Smart mum and bub nutrition choices made simple.
When you fall pregnant there’s no need to completely overhaul your diet. To best support a growing bub, however, there are some simple nutritious tweaks you can make to help support a healthy pregnancy.
Try these 4 nutrition-boosting hacks to get your fill.
1. Swap high-energy snacks for protein-rich ones
Snacking can be the Achilles’ heel in an otherwise healthy diet, and in pregnancy there are extra drains on your energy which may heighten your desire for a quick food fix in-between meals.
Instead of hitting up the vending machine, have healthy options packed ready to go.
These might include yoghurt, boiled eggs, nuts and hard cheese which will also help you to top up your calcium intake.
2. Include fish
Including fish in your diet is recommended for its protein, vitamin D, vitamin B12 and iodine content. Fish is also a valuable source of omega-3 fatty acids which play a role in the development of your babies’ brain, eyesight and nervous system.
Eat 2-3 serves per week and choose fish like mackerel, salmon, canned salmon and canned tuna in oil, snapper and sardines.
Limit large fish, such as marlin, swordfish, orange roughy and flake (shark). These predatory fish are at the top of the food chain, so they may contain a higher accumulation of heavy metals such as mercury.
You can get more information on mercury and fish in pregnancy from the Food Authority website.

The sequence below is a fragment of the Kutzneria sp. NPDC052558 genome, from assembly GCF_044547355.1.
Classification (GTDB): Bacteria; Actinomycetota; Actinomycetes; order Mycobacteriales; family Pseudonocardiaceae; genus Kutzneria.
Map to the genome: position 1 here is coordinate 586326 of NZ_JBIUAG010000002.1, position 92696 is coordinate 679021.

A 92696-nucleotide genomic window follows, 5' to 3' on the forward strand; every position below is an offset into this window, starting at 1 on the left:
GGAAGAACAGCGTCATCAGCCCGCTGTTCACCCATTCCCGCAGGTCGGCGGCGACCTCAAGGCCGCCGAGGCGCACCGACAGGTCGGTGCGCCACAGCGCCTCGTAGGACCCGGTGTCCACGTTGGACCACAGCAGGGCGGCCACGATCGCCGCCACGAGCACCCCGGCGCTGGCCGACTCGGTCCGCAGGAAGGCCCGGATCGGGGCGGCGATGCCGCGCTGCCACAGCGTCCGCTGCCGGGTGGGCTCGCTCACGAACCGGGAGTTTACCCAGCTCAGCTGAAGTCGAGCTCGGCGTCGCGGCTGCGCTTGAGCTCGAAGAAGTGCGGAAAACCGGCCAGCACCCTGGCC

3. Swap white foods for green, orange and red foods
Ditch overly processed foods that fill you up but offer little nutritional muscle, such as white bread, chips and pastry.
Instead, you’ll find nutritional goodies in colourful whole foods.
Think citrus fruits, green leafy vegetables for folic acid. ; Iron resides in lean red meat, kidney beans, beetroot and whole grains. Berries, capsicum, cauliflower and broccoli are a source of vitamin C and including nuts and seeds will provide you with a boost of minerals and vitamin E.
4. Swap juice for water
When thirst strikes, make a beeline for the tap rather than the fridge. Juice and soft drinks tend to be laden in sugar.
Eight glasses a day should serve as a good minimum, but keep an eye on your urine colour to ensure it’s not too dark, and let that be your guide.
Staying hydrated and making sure that you’re drinking enough water when your pregnant is necessary to help support the flow of nutrients to your growing baby via the placenta, help prevent swollen ankles and help support the health of your bowels.